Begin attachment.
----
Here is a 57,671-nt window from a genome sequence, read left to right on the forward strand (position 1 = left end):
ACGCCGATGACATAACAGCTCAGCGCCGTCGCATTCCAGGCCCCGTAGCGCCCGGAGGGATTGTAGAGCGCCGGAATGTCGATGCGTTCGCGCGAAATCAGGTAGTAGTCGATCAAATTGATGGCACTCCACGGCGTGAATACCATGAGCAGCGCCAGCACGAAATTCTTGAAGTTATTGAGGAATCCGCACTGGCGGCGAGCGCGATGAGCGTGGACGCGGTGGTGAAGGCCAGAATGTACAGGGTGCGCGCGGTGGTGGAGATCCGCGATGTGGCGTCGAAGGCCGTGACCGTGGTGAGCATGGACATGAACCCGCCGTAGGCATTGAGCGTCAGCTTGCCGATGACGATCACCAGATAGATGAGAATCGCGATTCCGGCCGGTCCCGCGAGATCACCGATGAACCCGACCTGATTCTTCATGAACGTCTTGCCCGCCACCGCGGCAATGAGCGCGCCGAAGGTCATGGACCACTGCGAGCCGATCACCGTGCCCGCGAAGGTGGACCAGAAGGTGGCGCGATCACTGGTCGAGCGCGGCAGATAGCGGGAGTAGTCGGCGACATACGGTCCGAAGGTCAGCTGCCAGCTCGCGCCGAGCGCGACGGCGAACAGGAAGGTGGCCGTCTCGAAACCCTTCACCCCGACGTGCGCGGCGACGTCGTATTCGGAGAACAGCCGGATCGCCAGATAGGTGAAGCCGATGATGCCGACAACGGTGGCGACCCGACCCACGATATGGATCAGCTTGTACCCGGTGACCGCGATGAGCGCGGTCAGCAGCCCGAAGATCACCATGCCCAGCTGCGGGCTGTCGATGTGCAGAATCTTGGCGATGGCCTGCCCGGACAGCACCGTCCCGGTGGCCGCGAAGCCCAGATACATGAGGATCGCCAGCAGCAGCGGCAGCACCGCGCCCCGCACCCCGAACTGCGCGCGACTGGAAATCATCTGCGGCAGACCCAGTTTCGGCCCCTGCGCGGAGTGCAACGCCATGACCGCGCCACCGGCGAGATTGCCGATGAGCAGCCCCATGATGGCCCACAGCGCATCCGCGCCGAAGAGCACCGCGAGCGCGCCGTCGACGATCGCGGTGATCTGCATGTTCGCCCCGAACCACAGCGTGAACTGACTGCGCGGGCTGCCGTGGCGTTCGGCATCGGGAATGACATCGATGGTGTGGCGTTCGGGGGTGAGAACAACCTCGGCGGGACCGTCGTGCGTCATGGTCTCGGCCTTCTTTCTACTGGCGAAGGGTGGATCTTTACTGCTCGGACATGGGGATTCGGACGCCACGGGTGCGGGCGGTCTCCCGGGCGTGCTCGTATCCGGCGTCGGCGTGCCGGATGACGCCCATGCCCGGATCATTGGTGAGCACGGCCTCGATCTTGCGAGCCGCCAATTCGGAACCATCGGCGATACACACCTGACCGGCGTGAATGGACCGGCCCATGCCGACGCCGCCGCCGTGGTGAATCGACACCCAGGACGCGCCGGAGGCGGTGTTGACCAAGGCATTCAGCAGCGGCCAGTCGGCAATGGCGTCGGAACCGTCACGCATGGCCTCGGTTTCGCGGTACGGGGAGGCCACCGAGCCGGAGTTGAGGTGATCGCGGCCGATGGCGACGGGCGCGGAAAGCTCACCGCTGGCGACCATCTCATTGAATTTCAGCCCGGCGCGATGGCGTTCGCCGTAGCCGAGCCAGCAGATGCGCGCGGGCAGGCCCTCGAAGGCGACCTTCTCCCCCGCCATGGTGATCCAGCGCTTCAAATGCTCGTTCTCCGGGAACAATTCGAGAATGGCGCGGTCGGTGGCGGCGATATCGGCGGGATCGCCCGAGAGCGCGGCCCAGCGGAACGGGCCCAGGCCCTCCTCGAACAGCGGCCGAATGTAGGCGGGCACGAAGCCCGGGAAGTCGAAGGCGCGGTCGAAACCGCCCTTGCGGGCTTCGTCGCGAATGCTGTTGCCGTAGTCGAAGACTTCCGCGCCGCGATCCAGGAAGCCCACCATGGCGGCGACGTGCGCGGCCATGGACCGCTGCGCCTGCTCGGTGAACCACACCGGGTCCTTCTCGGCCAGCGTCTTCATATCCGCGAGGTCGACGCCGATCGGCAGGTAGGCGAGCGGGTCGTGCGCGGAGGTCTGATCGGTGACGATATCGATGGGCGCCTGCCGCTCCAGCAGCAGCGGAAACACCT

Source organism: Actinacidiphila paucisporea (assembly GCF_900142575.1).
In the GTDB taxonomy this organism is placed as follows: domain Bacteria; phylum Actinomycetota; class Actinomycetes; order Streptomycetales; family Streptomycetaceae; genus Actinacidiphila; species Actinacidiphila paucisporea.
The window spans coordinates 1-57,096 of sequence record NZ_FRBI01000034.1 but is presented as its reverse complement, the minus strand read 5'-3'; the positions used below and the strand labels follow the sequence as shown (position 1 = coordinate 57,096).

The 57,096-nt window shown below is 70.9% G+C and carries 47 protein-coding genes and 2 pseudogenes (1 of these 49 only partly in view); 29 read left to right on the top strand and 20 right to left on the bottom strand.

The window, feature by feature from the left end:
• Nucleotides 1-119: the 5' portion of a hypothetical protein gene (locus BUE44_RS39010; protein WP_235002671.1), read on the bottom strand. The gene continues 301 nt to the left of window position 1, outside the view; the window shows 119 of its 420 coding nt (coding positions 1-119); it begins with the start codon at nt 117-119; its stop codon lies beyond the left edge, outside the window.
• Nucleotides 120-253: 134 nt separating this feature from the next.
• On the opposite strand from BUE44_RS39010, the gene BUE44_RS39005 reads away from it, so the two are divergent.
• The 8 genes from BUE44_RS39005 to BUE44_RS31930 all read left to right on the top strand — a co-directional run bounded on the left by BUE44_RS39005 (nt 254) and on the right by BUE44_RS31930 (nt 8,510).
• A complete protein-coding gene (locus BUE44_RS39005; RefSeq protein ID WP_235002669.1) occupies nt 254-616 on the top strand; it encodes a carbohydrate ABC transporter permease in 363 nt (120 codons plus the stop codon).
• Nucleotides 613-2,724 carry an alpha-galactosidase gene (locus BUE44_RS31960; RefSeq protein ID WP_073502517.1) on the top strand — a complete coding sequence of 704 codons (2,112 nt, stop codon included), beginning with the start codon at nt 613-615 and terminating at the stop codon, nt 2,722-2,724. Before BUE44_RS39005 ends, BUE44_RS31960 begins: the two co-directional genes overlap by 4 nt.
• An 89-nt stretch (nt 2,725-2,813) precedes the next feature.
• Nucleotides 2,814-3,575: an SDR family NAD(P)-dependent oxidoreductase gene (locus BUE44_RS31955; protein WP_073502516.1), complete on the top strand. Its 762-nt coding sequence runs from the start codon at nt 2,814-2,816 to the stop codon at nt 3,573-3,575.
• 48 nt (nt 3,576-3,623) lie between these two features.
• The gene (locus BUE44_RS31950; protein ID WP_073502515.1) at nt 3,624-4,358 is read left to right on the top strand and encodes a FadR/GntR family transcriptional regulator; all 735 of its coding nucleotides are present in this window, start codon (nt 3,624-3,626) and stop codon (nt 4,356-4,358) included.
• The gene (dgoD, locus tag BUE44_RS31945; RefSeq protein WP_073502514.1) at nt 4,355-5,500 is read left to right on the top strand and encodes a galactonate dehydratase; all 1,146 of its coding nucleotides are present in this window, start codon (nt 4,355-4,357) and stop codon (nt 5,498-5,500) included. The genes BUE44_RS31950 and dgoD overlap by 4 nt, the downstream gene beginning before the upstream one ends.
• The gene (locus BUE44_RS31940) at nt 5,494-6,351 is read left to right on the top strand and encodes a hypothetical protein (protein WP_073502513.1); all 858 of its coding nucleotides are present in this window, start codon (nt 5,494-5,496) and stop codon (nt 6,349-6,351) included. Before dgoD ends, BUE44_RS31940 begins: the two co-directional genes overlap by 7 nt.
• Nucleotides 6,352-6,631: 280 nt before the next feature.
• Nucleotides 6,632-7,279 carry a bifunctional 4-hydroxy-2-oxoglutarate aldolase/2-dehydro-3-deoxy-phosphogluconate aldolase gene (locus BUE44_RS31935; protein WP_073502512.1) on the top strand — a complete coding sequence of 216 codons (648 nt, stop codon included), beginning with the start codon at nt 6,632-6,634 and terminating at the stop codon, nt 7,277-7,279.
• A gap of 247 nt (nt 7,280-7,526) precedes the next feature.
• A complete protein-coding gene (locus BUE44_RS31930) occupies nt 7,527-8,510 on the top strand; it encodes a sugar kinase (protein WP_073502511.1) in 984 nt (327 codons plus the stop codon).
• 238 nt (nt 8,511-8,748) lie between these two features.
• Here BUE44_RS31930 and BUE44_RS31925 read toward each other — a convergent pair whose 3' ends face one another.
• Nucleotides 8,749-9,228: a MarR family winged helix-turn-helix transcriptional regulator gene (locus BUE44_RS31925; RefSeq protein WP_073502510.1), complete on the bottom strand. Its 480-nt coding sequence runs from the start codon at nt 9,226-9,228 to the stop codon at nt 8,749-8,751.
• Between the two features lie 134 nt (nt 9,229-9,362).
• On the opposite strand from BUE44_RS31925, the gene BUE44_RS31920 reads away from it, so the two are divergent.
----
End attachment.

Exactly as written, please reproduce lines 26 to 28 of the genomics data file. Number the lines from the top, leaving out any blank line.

• Nucleotides 8,749-9,228: a MarR family winged helix-turn-helix transcriptional regulator gene (locus BUE44_RS31925; RefSeq protein WP_073502510.1), complete on the bottom strand. Its 480-nt coding sequence runs from the start codon at nt 9,226-9,228 to the stop codon at nt 8,749-8,751.
• Between the two features lie 134 nt (nt 9,229-9,362).
• On the opposite strand from BUE44_RS31925, the gene BUE44_RS31920 reads away from it, so the two are divergent.